We wrote about “Choosing a Builder for Your Next Bike” in Bicycle Quarterly Vol. 7, No. 4. It’s important to choose a builder who understands what you want, and who has experience building it.

      September 6, 2013 at 10:48 am
      • tony dadson

        On the other hand, you could choose a production frame manufacturer who produces what you want at a fraction of the cost.

        September 6, 2013 at 10:53 am
        • Jan Heine, Editor, Bicycle Quarterly

          If you are lucky enough to find a manufacturer who offers just what you want, with the quality you want, then that makes a lot of sense. Unfortunately, for all my bikes, that hasn’t been the case, and so even my Urban Bike I use for riding around town had to be custom-made (although it is based on a “production” frame with set tubing and angles).

          September 6, 2013 at 11:41 am
          • tony dadson

            I will settle for finding a manufacturer who offers close to what I want with ‘good enough” quality within the price range I am willing to pay for a bicycle knowing full well that I will be willing and able to adapt myself to the bike. And I will love riding it. And I am far from alone in this regard.

            September 6, 2013 at 12:10 pm
  • David Pearce

    I can see Le Vélo vs. L’Auto all over again! Good thing we’re not discussing Dreyfus! 🙂 I can imagine this paper breaking into the Dreyfusards and the Anti-Dreyfusards right here. Though I couldn’t tell you whose side is whose!

    September 6, 2013 at 2:51 pm
    • Jan Heine, Editor, Bicycle Quarterly

      David is alluding to the “Dreyfus Affair”, which shook France at the turn of the 20th century. Pierre Giffard, the editor of Le Petit Journal, took the side of Dreyfus. History proved him right, but at the time, many industrialists weren’t happy, so they financed a competing paper, L’Auto, that eventually drove Le Petit Journal out of business. Henri Desgrange, the editor of L’Auto, also became the organizer of the Tour de France… As an industry stooge, he was vehemently against multiple gears, since the bike industry wanted to promote simple-to-make single-speed bikes. Vélocio, the editor of Le Cycliste, had realized that for efficient riding in the mountains, you needed gears. Desgrange and Vélocio often locked horns… It’s a fascinating history. To promote gear changers, friends of Vélocio’s organized a hilly race, the Poly de Chanteloup, which provided a proving ground for gear changers, and eventually led to the early adoption of derailleurs over other gear changers in France.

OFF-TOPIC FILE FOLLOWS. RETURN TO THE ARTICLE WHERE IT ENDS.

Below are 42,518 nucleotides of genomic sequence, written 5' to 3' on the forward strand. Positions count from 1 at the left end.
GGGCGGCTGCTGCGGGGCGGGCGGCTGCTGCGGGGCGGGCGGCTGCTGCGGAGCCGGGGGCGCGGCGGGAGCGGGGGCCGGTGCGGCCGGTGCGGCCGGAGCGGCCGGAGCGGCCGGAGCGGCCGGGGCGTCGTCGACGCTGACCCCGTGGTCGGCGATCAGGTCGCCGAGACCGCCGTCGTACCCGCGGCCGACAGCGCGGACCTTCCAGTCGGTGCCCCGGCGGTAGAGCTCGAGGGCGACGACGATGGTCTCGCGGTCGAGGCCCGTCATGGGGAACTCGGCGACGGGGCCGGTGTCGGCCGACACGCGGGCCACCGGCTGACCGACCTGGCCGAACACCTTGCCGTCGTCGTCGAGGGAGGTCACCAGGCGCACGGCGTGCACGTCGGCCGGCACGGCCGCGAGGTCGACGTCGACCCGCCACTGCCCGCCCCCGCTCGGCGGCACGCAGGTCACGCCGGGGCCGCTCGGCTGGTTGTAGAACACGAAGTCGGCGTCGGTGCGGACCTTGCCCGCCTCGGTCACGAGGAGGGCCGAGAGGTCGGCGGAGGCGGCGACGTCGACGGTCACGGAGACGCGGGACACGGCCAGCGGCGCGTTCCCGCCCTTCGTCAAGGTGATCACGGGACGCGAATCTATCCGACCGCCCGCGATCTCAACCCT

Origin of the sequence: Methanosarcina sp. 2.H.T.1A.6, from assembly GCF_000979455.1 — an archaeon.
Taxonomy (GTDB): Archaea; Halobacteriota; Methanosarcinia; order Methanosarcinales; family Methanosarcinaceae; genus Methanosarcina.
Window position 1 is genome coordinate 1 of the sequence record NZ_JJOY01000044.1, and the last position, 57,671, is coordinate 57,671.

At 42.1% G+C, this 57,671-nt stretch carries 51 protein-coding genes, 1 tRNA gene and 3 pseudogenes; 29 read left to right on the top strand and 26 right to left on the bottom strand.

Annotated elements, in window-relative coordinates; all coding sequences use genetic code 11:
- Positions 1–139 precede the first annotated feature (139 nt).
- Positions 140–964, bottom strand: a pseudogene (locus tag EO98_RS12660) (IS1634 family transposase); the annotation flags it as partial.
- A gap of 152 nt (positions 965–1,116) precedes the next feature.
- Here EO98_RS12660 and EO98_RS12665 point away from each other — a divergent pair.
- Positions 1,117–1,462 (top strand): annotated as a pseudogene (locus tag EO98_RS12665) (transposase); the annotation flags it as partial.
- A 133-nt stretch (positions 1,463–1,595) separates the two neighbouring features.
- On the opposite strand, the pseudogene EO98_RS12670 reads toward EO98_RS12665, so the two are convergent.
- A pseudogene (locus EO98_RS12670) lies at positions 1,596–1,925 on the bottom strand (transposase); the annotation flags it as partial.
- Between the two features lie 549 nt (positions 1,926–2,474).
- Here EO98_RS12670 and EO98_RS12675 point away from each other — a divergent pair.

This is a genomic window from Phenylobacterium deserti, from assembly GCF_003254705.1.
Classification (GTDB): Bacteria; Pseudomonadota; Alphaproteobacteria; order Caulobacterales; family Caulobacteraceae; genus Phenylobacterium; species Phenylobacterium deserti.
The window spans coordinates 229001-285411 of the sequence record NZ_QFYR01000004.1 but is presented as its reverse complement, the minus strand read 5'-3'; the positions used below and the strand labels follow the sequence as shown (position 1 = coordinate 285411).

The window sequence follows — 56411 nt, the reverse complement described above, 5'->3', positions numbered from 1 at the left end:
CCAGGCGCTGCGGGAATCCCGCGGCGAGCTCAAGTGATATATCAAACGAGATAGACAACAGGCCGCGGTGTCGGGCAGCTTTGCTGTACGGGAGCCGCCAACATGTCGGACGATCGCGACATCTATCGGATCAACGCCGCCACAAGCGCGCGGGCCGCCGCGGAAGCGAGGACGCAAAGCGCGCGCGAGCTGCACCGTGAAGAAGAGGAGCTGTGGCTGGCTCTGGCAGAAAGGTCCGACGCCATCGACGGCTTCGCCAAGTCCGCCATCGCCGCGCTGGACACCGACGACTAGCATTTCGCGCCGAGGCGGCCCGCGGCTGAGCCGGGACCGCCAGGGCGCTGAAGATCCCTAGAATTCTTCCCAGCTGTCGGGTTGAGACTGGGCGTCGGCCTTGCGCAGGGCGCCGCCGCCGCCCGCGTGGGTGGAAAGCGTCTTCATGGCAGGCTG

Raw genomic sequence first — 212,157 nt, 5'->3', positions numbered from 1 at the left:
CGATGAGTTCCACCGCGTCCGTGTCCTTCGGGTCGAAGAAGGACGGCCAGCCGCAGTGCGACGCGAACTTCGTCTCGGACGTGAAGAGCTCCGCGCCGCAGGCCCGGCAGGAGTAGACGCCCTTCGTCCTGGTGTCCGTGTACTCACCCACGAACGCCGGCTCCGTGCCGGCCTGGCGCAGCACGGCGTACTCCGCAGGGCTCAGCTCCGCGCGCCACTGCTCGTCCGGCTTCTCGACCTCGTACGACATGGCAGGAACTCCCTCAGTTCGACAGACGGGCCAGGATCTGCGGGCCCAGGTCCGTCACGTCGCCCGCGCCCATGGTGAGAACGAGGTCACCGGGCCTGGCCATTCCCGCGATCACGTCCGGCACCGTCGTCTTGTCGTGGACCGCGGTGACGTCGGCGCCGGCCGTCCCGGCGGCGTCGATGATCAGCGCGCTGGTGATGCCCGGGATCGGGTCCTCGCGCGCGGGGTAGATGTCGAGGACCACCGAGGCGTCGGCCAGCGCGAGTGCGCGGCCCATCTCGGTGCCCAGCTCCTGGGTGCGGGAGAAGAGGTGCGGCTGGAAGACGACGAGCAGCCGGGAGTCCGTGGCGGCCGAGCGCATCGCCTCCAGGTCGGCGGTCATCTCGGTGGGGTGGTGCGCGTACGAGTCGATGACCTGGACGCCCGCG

September 6, 2013 at 4:24 pm
  • Harry Harrison

    I realise this may make me appear shallow, but have we considered the ‘show off factor’ or if you prefer, the ‘cachet’ factor of having a rare and expensive bicycle ? Laying myself bare, I have to admit to preferring my vintage mechanical Longines wrist watch over my vastly more accurate Casio. I am fortunate to own a 1963 ‘real’ (there, I said it !) Rene’ Herse, however I have no desire for the modern version whatsoever. If I were to spent north of $8000 on a new bicycle it would have an emotional element, Alex Singer and a year long wait perhaps.

    September 7, 2013 at 12:08 am
  • ddsheehan2013

    I think the best rational for spending the money on a custom frame and components is that you get exactly what you want, both in terms of fit and function. I’m thrilled with my 2007 Somerville Independent Fabrication every time I get on it – it fits me and my riding style perfectly (thanks to a great shop here). I have a custom build of a Surly Cross Check and while it is a very nice bike and a very good fit for me, the fit and function aren’t exactly perfect.
    Regarding production frames like the Rawland, I had the chance to take a built up Rawland Nordavinden for a 45 mile test ride on familiar roads. The bike had 650b Hetres, which were new to me, and the fit was imperfect but close enough, nearly as close as my Surly. I enjoyed the chance to try a short trail 650b bicycle and came away feeling that the Rawland would be a much smarter entry into the randonneuring design rather than getting a custom bike first. But custom, when you can afford it and when you know what you want and you know you will be riding a lot, is the way to go.

    September 10, 2013 at 8:39 pm